Most of my family and friends could take it or it leave it when it comes to Bill Cosby, but I've been a fan of pretty much everything he's ever done as an entertainer. His television shows during my childhood were blueprints for good family values, and a welcome alternative to the Black television families we'd been given up to that point. As I got older, I discovered his life before the Cosby Show and A Different World, and fell in love all over again. To this day, Uptown Saturday Night and Let's Do It Again are two of my all-time favorite movies. And I regard Cosby's comedic special Himself as one of the greatest stand-up routines of all time. Most would have to agree his art is undeniable, not to mention the philanthropy it has funded for countless black and brown children all across this country in one form or another. But regardless of the art, allegations are now challenging the artist.
The world is such a complex place now. Knowing the truth about anything can seem almost impossible, and that has definitely proven to be the case with rape allegations against Bill Cosby. I've heard many sides to it, and personally haven't come to any conclusions. On one hand, how can so many individuals allege the same horrible things about someone and there not be some truth to it? On the other hand, there are some undeniable factors that point to a possible coordinated, pre-conceived smear campaign against Mr. Cosby. And given this nation's track record, you'd be a bit naive to think something like this could not be orchestrated in today's time. But I'm not concerned with proving Mr. Cosby's innocence of guilt. I'm torn about how I should feel about his work.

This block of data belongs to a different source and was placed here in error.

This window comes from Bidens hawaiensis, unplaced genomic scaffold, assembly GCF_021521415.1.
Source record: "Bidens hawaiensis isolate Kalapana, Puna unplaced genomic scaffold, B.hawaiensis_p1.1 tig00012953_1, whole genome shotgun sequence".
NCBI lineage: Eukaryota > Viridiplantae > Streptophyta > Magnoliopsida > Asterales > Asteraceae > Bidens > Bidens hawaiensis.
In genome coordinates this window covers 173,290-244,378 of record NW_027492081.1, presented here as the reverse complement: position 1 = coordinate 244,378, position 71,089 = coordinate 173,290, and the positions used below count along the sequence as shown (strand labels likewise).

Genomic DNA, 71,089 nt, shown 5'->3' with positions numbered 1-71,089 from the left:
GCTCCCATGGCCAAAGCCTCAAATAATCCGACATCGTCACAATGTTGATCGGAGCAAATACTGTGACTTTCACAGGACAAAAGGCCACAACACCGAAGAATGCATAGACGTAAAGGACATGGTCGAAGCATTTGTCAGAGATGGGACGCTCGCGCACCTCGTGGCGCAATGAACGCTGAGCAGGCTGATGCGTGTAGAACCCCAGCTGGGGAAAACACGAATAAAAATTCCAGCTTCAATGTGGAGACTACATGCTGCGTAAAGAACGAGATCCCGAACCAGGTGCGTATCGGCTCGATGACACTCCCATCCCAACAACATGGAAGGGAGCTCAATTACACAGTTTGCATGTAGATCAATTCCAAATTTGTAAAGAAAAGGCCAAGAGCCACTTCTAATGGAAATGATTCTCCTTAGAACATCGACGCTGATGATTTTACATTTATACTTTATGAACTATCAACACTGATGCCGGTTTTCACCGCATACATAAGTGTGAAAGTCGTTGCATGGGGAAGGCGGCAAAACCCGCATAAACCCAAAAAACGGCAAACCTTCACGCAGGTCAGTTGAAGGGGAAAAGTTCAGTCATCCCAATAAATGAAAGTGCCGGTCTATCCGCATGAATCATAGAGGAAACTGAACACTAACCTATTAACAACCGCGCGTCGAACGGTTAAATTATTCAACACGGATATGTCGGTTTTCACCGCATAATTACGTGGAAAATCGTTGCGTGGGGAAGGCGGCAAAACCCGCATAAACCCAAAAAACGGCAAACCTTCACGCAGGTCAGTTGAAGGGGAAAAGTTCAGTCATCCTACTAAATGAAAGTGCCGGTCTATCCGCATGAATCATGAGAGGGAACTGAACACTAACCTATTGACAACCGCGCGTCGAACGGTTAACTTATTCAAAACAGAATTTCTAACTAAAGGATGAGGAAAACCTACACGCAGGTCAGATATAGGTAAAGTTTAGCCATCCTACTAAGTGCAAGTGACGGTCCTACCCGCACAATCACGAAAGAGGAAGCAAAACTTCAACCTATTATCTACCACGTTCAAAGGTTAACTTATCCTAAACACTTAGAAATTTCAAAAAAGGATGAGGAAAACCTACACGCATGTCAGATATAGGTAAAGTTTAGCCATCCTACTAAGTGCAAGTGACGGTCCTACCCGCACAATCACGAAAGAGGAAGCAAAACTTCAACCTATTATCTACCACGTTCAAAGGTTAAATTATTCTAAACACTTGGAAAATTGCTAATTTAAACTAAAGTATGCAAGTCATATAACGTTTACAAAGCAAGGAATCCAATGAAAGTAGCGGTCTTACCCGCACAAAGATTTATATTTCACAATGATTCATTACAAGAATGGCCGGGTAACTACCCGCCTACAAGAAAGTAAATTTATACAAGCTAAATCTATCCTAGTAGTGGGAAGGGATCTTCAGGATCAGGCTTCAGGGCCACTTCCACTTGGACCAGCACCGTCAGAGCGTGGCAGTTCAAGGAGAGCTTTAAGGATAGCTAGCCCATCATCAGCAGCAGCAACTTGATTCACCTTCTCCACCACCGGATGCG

Shows are being cancelled, endowments refused, syndications halted, and it seems that anything Cosby is now taboo. Should I feel the same way? Should I discard my Cosby Show DVD's, burn my standup VHS tapes? Should my memories of those magical moments, and their relations to my own past life, now hold some bittersweet tinge? What do I do with the melody of Aretha Franklin singing the Different World theme song? How do I keep from smiling when remembering Rudy singing Ray Charles' "Nightime" on the Cosby home's stairwell? The nerd actually getting the girl, ala Whitly and Dewayne at Hillman... entrepreneurship lessons learned from Cosby having a private practice in the lower level of his home... falling out laughing at Cosby as Billy Foster threatening George Foreman with a "left foot in yo navel..." dealing with an unconventional family, via Denise and Olivia.... Theo's designer shirt woes and a love of Gordon Gartrelle... learning the real origins of the name "Biggie Smalls..." and on and on and on.